State health officials said Tuesday that whooping cough has reached epidemic levels in Washington and urged vaccines for all children and adults to help prevent the disease.
About 640 cases had been reported in 23 counties including Pierce, King and Thurston as of March 31, putting the state on track to have the highest number of reported cases in decades, officials said. There were 94 cases reported during the same period last year. No deaths have been reported this year.
“We’re seeing a lot more cases than we consider normal,” Health Secretary Mary Selecky said during a news conference at a state laboratory in Shoreline. “We’re concerned about the trend. We want the trend to stop.”
In Pierce County, there have been 90 confirmed cases this year, the Tacoma-Pierce County Health Department reported. By comparison, there were 128 cases in 2011, up from 84 in 2010.
The number of Pierce County cases has been increasing each month. There were 14 in January, 30 in February and 46 in March, health department spokeswoman Bridget Vandeventer said. She noted the March numbers could rise as other reported cases are confirmed.
Health officials have confirmed four cases so far this year in Thurston County.
“We know there are more cases out there that aren’t identified or aren’t reported,” said Thurston County Health Officer Dr. Diana Yu. “The problem with pertussis is by the time people get diagnosed, they’ve already been coughing for a long time, and sometimes the test comes back negative or they don’t bother going to the doctor.”
To lower the risk even more, “cover your cough, wash your hands, stay home when you’re sick,” she added. Pertussis, or whooping cough, is a highly contagious respiratory illness spread by coughing and sneezing, but one that can be prevented by getting vaccinated, health officials said.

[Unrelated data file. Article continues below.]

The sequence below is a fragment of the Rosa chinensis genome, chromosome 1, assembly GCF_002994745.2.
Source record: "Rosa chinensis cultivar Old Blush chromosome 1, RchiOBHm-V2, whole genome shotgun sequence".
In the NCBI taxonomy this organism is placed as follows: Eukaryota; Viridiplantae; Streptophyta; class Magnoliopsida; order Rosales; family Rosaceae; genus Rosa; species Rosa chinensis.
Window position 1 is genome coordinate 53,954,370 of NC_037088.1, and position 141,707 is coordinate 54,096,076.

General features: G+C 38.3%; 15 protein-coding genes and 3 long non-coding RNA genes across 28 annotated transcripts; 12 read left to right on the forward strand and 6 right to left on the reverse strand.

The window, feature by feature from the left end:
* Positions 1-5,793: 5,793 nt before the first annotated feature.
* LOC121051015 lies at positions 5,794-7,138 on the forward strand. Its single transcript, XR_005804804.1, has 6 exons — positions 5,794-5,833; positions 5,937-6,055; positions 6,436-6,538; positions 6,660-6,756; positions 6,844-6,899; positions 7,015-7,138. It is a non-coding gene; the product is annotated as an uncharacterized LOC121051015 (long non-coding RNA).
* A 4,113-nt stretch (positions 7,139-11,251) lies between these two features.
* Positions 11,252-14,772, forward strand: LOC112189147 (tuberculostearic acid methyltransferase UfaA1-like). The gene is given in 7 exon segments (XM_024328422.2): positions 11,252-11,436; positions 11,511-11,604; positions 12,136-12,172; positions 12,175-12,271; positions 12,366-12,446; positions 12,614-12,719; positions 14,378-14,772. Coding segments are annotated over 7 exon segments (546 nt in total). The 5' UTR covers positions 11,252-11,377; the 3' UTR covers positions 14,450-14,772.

Whooping cough – which causes cold-like symptoms followed by a long, severe cough – is most dangerous for infants, though it affects people of all ages. Four infants have died in the previous two years in Washington.
Infants are particularly vulnerable to whooping cough because they can’t be immunized before they’re 4 to 6 weeks old. Infants often get the illness from adult family members, so Selecky urged parents, caregivers, teens and anyone who comes in close contact with infants to get a whooping cough booster, called a Tdap. The shots children get wear off over time.
“Many adults don’t realize they need to be vaccinated, or they assume they have been,” said State Health Officer Dr. Maxine Hayes, a pediatrician. She also asked the public to use good health manners to help prevent spreading whooping cough, such as covering coughs and staying at home when sick.
There were 965 cases reported statewide in 2011, compared with 608 cases in 2010. Whooping cough typically flares up every three to five years; it last peaked in Washington in 2005 with 1,026 cases reported.
Only about 10 to 12 percent of cases are typically reported, so health officials say the numbers are only the tip of the iceberg.
Counties with no confirmed cases of pertussis include: Adams, Asotin, Chelan, Columbia, Douglas, Ferry, Garfield, Grant, Klickitat, Lincoln, Okanogan, Pacific, Pend Oreille, San Juan, Skamania, Wahkiakum, and Whitman.
Staff writer Stacey Mulick contributed to this report.